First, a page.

Don Boudreaux On The Copenhagen Consensus

Don Boudreaux has another must-read post with links on the Copenhagen Consensus process that Bjorn Lomborg is heading up. I particularly like his conclusion:

The ultimate goal is to decentralize decision-making power as much as possible down to individuals. It’s at the individual level that cost-benefit calculations are most accurately made; it is at the individual level that the most important “to do” lists are formulated, pursued, adjusted, and achieved.

3 thoughts on “Don Boudreaux On The Copenhagen Consensus

  1. Don Boudreaux is wrong in the statement you quote. Some decisions are more accurate at the individual level, but decisions get less and less accurate as you move them closer to the individuals. There are any number of examples. If *all* decisions were individual, what would prevent (for example) robbery?

    Don Boudreaux has no business pretending to understand or teach decision theory until he understands the Tragedy of the Commons. It’s only been out there, in plain sight, for about 35 years.

  2. Eric,

    I disagree. I interpret Don’s point as being that individuals have better knowledge about their own preferences, goals, objectives, conditions, skills, and costs, whether they are producers, consumers, or neighbors in a community. Hierarchical decision making that ignores that local knowledge can decrease the likelihood of achieving either static or dynamic efficiency. Furthermore, it is precisely in the process of making such decentralized decisions that we actually *learn* our preferences, skills, costs, etc. That’s the sense in which markets are a discovery process.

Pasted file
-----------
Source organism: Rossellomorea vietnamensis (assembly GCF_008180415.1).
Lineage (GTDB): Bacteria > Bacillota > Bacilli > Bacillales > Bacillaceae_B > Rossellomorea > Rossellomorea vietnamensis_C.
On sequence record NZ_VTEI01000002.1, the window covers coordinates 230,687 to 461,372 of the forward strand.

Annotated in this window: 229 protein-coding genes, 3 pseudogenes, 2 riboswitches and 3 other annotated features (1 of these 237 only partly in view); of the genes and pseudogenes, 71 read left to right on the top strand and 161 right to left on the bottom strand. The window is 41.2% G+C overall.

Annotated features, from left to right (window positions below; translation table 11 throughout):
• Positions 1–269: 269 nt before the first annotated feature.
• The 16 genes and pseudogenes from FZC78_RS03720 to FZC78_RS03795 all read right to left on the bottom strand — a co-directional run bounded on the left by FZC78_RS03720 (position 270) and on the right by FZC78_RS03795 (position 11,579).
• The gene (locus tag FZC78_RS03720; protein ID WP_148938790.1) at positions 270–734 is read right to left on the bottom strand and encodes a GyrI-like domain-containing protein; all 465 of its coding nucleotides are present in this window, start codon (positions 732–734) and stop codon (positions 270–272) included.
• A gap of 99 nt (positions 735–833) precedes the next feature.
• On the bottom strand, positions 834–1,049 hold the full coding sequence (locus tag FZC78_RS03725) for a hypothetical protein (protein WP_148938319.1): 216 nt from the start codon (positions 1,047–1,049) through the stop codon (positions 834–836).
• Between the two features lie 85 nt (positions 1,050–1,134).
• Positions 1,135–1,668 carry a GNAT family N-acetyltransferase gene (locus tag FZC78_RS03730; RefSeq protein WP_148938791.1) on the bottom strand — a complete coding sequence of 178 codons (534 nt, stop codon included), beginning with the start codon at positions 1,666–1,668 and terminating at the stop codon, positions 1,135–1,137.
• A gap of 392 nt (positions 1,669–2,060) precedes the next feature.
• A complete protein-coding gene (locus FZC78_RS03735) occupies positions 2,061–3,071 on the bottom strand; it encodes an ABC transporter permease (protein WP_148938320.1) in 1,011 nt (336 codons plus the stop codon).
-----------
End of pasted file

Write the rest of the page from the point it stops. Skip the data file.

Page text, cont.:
I don’t understand your point about “tragedy of the commons”. TOTC is a result of ill-defined property rights, and I think the incentives for individuals in the face of an open access property regime are pretty obvious.

  3. Prof. Kiesling is correct. Boudreaux (and Lomberg) are merely arguing for letting the decisions be made at the point where the most knowledge will be brought to bear. The Tragedy of the Commons is that the most useful knowledge is NOT being used.

    The areas where markets don’t work are very few–so called “public goods”–and far between. No one is calling for “*all*” decision making to be private. Only those decisions where the benefits exceed the costs (which, admittedly, is most of the time).

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